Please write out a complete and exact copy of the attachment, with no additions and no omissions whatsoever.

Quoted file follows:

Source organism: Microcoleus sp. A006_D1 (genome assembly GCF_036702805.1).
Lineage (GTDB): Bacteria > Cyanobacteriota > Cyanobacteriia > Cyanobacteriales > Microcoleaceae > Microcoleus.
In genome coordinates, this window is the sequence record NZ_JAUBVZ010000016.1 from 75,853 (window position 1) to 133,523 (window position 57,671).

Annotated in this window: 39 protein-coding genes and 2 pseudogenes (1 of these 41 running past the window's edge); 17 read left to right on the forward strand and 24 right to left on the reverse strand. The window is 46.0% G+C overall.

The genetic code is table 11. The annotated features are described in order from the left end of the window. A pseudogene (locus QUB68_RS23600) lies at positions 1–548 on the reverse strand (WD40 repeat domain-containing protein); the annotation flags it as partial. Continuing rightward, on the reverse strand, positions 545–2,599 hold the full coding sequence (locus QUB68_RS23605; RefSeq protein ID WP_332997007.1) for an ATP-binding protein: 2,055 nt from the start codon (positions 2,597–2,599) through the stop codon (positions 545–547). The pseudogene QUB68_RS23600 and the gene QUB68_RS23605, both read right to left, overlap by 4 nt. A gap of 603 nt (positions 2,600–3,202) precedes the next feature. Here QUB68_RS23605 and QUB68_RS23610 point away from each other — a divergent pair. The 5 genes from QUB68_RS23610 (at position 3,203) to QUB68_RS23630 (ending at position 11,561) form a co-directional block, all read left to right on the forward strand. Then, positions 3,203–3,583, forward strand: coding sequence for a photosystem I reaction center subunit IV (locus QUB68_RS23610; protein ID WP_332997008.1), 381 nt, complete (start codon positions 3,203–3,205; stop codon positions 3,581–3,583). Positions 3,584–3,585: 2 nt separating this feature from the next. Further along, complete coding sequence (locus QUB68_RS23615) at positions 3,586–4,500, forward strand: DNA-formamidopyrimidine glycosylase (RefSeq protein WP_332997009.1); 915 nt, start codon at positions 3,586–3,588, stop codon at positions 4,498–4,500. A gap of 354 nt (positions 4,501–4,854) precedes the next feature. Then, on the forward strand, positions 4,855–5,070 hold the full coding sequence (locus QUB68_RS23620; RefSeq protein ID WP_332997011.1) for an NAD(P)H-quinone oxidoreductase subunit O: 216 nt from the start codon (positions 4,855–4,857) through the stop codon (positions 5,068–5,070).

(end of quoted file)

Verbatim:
Source organism: Microcoleus sp. A006_D1 (genome assembly GCF_036702805.1).
Lineage (GTDB): Bacteria > Cyanobacteriota > Cyanobacteriia > Cyanobacteriales > Microcoleaceae > Microcoleus.
In genome coordinates, this window is the sequence record NZ_JAUBVZ010000016.1 from 75,853 (window position 1) to 133,523 (window position 57,671).

Annotated in this window: 39 protein-coding genes and 2 pseudogenes (1 of these 41 running past the window's edge); 17 read left to right on the forward strand and 24 right to left on the reverse strand. The window is 46.0% G+C overall.

The genetic code is table 11. The annotated features are described in order from the left end of the window. A pseudogene (locus QUB68_RS23600) lies at positions 1–548 on the reverse strand (WD40 repeat domain-containing protein); the annotation flags it as partial. Continuing rightward, on the reverse strand, positions 545–2,599 hold the full coding sequence (locus QUB68_RS23605; RefSeq protein ID WP_332997007.1) for an ATP-binding protein: 2,055 nt from the start codon (positions 2,597–2,599) through the stop codon (positions 545–547). The pseudogene QUB68_RS23600 and the gene QUB68_RS23605, both read right to left, overlap by 4 nt. A gap of 603 nt (positions 2,600–3,202) precedes the next feature. Here QUB68_RS23605 and QUB68_RS23610 point away from each other — a divergent pair. The 5 genes from QUB68_RS23610 (at position 3,203) to QUB68_RS23630 (ending at position 11,561) form a co-directional block, all read left to right on the forward strand. Then, positions 3,203–3,583, forward strand: coding sequence for a photosystem I reaction center subunit IV (locus QUB68_RS23610; protein ID WP_332997008.1), 381 nt, complete (start codon positions 3,203–3,205; stop codon positions 3,581–3,583). Positions 3,584–3,585: 2 nt separating this feature from the next. Further along, complete coding sequence (locus QUB68_RS23615) at positions 3,586–4,500, forward strand: DNA-formamidopyrimidine glycosylase (RefSeq protein WP_332997009.1); 915 nt, start codon at positions 3,586–3,588, stop codon at positions 4,498–4,500. A gap of 354 nt (positions 4,501–4,854) precedes the next feature. Then, on the forward strand, positions 4,855–5,070 hold the full coding sequence (locus QUB68_RS23620; RefSeq protein ID WP_332997011.1) for an NAD(P)H-quinone oxidoreductase subunit O: 216 nt from the start codon (positions 4,855–4,857) through the stop codon (positions 5,068–5,070).